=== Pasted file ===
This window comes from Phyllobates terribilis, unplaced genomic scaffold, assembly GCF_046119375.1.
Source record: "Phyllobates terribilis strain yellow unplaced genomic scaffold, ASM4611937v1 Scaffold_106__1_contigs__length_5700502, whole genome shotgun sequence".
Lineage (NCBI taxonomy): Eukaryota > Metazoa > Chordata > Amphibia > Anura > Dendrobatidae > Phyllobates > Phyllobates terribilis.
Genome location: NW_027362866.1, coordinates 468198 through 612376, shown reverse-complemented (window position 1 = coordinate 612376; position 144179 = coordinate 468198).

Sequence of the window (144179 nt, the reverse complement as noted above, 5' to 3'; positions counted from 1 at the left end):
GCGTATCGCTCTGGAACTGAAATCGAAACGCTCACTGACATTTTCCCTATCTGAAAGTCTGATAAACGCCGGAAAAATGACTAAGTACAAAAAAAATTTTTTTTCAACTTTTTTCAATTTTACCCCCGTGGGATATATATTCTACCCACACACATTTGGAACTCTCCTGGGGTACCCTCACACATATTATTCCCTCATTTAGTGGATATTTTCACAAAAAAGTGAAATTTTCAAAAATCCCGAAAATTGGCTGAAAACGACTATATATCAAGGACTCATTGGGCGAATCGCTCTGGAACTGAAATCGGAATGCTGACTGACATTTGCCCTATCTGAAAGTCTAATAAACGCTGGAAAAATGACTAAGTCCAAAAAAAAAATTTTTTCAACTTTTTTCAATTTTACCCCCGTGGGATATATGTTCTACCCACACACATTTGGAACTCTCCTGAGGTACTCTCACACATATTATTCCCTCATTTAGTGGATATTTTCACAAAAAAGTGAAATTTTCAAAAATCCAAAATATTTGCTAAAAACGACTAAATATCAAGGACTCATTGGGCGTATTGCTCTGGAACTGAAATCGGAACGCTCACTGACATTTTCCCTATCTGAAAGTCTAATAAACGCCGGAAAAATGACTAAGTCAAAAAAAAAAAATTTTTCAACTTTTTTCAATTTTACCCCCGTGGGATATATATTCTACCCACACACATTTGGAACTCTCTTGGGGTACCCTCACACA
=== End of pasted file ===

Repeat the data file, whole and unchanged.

This window comes from Phyllobates terribilis, unplaced genomic scaffold, assembly GCF_046119375.1.
Source record: "Phyllobates terribilis strain yellow unplaced genomic scaffold, ASM4611937v1 Scaffold_106__1_contigs__length_5700502, whole genome shotgun sequence".
Lineage (NCBI taxonomy): Eukaryota > Metazoa > Chordata > Amphibia > Anura > Dendrobatidae > Phyllobates > Phyllobates terribilis.
Genome location: NW_027362866.1, coordinates 468198 through 612376, shown reverse-complemented (window position 1 = coordinate 612376; position 144179 = coordinate 468198).

Sequence of the window (144179 nt, the reverse complement as noted above, 5' to 3'; positions counted from 1 at the left end):
GCGTATCGCTCTGGAACTGAAATCGAAACGCTCACTGACATTTTCCCTATCTGAAAGTCTGATAAACGCCGGAAAAATGACTAAGTACAAAAAAAATTTTTTTTCAACTTTTTTCAATTTTACCCCCGTGGGATATATATTCTACCCACACACATTTGGAACTCTCCTGGGGTACCCTCACACATATTATTCCCTCATTTAGTGGATATTTTCACAAAAAAGTGAAATTTTCAAAAATCCCGAAAATTGGCTGAAAACGACTATATATCAAGGACTCATTGGGCGAATCGCTCTGGAACTGAAATCGGAATGCTGACTGACATTTGCCCTATCTGAAAGTCTAATAAACGCTGGAAAAATGACTAAGTCCAAAAAAAAAATTTTTTCAACTTTTTTCAATTTTACCCCCGTGGGATATATGTTCTACCCACACACATTTGGAACTCTCCTGAGGTACTCTCACACATATTATTCCCTCATTTAGTGGATATTTTCACAAAAAAGTGAAATTTTCAAAAATCCAAAATATTTGCTAAAAACGACTAAATATCAAGGACTCATTGGGCGTATTGCTCTGGAACTGAAATCGGAACGCTCACTGACATTTTCCCTATCTGAAAGTCTAATAAACGCCGGAAAAATGACTAAGTCAAAAAAAAAAAATTTTTCAACTTTTTTCAATTTTACCCCCGTGGGATATATATTCTACCCACACACATTTGGAACTCTCTTGGGGTACCCTCACACA